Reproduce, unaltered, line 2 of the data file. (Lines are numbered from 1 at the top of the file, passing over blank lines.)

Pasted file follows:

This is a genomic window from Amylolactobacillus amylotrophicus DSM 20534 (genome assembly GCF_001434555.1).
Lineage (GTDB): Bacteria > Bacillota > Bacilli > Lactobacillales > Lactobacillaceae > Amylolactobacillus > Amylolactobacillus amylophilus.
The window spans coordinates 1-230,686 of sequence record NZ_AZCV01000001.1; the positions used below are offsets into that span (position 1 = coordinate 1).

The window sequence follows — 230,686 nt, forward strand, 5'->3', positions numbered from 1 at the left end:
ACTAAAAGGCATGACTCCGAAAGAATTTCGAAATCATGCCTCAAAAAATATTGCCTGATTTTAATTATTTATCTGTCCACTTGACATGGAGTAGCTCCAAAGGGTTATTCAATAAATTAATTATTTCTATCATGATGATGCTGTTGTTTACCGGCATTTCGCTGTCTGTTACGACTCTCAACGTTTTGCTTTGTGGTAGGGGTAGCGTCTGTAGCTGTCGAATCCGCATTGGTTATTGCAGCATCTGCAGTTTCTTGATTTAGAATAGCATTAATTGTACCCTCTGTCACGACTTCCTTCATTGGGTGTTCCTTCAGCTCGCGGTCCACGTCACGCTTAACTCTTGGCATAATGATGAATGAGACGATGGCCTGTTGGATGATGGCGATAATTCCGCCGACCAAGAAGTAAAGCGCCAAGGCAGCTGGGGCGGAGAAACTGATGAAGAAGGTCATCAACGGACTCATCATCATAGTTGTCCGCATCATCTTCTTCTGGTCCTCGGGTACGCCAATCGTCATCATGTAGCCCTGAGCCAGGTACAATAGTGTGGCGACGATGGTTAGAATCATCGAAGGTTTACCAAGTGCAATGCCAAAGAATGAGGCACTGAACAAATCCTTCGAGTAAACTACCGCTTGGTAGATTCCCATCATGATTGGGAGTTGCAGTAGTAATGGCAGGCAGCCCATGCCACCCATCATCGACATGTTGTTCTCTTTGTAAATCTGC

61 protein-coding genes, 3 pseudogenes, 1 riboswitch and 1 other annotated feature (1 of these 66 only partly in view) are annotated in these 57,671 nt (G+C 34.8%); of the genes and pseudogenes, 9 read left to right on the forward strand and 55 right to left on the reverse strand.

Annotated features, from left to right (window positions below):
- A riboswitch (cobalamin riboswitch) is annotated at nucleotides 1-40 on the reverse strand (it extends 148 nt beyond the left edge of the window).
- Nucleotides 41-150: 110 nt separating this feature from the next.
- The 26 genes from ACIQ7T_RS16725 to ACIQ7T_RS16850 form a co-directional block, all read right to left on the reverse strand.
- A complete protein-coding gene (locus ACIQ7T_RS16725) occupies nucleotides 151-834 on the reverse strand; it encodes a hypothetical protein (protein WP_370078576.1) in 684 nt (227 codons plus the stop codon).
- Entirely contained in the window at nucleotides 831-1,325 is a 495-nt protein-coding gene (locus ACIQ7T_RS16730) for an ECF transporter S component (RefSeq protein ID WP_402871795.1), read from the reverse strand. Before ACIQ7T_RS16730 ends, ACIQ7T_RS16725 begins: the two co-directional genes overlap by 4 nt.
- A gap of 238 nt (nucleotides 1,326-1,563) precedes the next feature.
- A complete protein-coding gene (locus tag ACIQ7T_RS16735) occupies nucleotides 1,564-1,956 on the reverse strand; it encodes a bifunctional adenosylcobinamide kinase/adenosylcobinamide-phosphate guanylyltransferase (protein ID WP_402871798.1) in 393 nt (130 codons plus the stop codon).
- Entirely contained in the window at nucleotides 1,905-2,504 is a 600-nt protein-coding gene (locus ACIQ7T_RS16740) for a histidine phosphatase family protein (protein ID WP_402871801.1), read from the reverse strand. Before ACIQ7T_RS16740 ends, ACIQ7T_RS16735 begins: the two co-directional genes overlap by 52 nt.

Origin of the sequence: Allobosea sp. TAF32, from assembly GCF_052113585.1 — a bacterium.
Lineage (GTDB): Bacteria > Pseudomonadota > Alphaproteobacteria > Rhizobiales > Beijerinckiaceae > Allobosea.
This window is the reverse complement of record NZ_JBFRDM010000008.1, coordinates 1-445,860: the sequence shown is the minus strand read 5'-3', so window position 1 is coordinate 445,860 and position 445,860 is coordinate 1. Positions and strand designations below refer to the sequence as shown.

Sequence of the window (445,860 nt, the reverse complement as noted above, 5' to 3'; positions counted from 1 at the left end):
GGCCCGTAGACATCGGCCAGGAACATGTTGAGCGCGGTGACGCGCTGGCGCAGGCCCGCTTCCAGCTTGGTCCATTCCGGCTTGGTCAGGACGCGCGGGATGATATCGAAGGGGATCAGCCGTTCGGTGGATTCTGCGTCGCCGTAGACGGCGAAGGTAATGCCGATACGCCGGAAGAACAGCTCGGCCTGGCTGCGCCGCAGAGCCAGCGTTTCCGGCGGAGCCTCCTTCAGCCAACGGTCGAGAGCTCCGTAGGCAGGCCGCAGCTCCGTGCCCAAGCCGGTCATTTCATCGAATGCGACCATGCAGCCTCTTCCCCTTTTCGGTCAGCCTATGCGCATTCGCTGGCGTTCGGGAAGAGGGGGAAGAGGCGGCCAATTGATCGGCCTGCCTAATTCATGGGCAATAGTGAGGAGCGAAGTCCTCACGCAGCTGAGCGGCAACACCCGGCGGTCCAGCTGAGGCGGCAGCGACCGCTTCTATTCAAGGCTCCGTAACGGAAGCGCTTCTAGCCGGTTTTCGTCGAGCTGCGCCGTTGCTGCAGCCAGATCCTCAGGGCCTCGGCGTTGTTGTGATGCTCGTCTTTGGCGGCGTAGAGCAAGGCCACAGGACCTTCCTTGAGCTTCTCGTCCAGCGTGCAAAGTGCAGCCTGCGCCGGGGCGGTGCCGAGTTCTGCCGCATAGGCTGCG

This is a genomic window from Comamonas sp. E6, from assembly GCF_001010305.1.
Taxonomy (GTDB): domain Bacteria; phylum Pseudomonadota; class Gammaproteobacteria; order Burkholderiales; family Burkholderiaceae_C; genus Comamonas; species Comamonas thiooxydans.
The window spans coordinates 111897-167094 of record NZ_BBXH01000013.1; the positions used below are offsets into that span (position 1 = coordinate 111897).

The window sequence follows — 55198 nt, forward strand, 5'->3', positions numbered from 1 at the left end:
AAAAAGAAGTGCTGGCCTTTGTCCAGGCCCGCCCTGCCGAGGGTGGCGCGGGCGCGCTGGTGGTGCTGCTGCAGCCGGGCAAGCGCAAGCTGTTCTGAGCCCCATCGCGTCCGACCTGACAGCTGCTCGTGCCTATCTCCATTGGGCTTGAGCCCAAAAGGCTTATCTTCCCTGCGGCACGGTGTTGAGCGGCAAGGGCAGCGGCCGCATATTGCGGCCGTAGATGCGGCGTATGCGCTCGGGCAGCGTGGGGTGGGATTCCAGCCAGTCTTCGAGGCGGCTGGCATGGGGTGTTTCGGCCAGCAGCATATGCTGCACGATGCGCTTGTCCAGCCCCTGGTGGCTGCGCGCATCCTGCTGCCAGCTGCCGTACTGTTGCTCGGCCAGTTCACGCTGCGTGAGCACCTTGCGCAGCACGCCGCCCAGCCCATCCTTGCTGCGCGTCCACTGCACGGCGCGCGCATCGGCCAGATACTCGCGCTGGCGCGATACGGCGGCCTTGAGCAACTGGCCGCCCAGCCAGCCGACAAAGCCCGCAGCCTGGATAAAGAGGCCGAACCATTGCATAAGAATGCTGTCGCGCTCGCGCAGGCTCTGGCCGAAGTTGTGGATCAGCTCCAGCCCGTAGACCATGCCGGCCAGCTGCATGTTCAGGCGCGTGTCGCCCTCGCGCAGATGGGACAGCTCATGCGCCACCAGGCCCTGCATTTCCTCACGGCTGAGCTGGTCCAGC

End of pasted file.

Lineage (GTDB): Bacteria > Bacillota > Bacilli > Lactobacillales > Lactobacillaceae > Amylolactobacillus > Amylolactobacillus amylophilus.